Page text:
Unlike mobile sites, Apple reviews all apps and gets a cut of the ads within iOS apps sold with its service iAd. It is suggested by some that the new ‘hook’ in the operating system could be a move to move more businesses into developing separate apps which would, in turn, benefit Apple.

It has also been suggested the the need for mobile and iOS ad blocking has experienced an increase of importance because mobile ads use mobile data, unless connected to wifi. Online mobile advertising is different from desktop and even radio, TV or print ads in that it is the customer who ‘pays’ for the ad.

In the current world we live in customers pay for mobile data plans with a capped limit of data. The more the number of ads the higher the usage of data. Hence some customers are keen to see mobile adblockers as not only a way to eliminate irritation but also to reduce network usage.

What Does This Mean for Advertisers and Websites?

Apple hold around 15% of the global smartphone market, and the content (ad) blocking facility currently only works for the iPhone 6, so the actual change to mobile ad blocking could be perceived as relatively small.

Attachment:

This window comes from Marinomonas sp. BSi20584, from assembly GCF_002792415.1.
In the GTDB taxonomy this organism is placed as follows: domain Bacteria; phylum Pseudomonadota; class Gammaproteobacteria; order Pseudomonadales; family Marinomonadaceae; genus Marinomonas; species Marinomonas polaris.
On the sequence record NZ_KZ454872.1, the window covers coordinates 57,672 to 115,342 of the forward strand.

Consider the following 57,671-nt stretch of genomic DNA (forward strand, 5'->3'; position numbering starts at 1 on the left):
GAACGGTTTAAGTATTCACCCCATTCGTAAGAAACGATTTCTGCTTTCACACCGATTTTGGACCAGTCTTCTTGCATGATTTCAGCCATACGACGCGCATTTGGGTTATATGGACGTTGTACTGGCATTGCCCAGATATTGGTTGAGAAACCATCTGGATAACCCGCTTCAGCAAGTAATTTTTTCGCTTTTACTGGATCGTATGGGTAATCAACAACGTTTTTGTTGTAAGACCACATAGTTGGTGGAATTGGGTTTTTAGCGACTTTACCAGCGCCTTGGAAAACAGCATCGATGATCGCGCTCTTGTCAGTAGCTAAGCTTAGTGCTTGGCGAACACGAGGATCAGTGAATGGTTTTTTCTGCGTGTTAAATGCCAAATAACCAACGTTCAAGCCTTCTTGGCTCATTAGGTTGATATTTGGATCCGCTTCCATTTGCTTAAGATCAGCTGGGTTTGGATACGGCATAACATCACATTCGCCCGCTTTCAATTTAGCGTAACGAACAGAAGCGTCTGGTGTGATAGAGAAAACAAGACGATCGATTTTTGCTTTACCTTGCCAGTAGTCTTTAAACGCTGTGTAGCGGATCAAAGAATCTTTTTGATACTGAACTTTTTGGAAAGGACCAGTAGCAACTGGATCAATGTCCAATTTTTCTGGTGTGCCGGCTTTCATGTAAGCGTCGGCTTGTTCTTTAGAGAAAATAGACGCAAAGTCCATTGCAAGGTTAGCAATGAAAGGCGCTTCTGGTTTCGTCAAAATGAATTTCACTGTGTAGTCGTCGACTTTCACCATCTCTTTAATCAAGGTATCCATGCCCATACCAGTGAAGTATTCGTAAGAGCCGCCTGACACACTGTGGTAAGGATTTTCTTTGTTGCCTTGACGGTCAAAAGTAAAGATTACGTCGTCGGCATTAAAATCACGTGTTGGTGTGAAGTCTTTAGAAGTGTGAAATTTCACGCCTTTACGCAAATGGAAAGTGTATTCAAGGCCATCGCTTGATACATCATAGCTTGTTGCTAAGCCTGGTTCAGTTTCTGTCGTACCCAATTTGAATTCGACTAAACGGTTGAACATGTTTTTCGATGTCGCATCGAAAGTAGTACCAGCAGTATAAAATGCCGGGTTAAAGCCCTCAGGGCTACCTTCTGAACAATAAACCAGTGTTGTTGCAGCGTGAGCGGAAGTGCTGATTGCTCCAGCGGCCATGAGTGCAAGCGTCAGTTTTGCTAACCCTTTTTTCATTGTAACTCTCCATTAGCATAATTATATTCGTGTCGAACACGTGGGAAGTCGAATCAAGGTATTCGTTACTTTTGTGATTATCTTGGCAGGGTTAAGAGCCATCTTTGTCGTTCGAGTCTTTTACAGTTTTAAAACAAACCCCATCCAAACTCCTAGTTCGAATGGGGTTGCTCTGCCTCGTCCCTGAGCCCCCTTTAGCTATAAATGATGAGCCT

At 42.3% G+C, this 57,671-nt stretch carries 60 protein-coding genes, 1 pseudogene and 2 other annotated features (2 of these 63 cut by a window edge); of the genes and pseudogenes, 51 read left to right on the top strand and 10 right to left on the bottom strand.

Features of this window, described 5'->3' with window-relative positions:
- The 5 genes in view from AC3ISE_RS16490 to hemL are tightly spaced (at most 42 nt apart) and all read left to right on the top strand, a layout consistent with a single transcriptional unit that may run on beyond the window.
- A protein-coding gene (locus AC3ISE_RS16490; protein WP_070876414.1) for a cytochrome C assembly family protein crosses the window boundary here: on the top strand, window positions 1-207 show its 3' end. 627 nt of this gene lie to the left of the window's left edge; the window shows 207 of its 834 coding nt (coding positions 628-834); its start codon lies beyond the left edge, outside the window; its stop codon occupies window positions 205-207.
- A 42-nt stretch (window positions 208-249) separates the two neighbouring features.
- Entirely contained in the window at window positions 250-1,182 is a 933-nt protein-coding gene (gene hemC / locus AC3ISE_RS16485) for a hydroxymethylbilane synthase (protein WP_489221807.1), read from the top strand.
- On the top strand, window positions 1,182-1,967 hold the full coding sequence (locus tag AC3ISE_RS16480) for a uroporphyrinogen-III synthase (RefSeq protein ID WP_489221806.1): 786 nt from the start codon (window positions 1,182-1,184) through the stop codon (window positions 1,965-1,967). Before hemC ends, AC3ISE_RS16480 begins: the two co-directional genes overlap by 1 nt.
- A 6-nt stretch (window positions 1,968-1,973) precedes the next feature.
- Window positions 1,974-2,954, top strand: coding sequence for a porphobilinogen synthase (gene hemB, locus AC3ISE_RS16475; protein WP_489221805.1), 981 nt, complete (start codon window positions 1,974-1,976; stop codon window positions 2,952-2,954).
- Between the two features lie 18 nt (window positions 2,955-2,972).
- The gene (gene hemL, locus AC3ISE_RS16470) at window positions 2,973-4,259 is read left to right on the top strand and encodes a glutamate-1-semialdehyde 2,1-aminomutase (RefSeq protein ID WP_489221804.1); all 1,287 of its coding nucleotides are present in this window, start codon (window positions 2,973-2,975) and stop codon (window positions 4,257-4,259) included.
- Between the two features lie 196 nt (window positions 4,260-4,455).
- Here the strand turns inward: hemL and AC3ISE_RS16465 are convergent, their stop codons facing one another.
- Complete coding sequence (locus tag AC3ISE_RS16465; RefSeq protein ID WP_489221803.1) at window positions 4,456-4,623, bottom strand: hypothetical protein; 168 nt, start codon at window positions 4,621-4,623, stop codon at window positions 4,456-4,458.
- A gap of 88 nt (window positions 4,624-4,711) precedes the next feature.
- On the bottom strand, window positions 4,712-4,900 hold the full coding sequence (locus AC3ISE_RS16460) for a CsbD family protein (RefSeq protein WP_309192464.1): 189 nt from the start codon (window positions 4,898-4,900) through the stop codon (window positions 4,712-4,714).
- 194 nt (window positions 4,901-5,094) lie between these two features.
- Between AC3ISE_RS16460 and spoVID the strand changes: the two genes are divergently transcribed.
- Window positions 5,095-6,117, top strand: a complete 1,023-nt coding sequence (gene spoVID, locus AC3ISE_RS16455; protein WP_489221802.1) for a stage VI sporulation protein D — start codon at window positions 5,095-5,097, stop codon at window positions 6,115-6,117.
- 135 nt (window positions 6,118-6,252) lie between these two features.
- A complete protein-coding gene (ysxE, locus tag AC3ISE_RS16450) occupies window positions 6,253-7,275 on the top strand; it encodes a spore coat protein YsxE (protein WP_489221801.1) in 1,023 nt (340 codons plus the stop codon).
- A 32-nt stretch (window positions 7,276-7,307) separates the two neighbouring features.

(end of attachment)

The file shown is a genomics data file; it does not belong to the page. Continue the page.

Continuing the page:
However there is significance in the fact that a technology giant like Apple, backs the idea of content blocking. The move shows a change in attitude which could be replicated by other technology companies.

What is the Future of Online Ads?

For businesses looking for new ways to advertise online, there are a number of strategies they can follow.

One strategy for overcoming ad blockers is native advertising, as mentioned previously. However this method has resulted in a lot of content on the web today being sponsored and filled with adverts and click-bait. Publishers have three other options.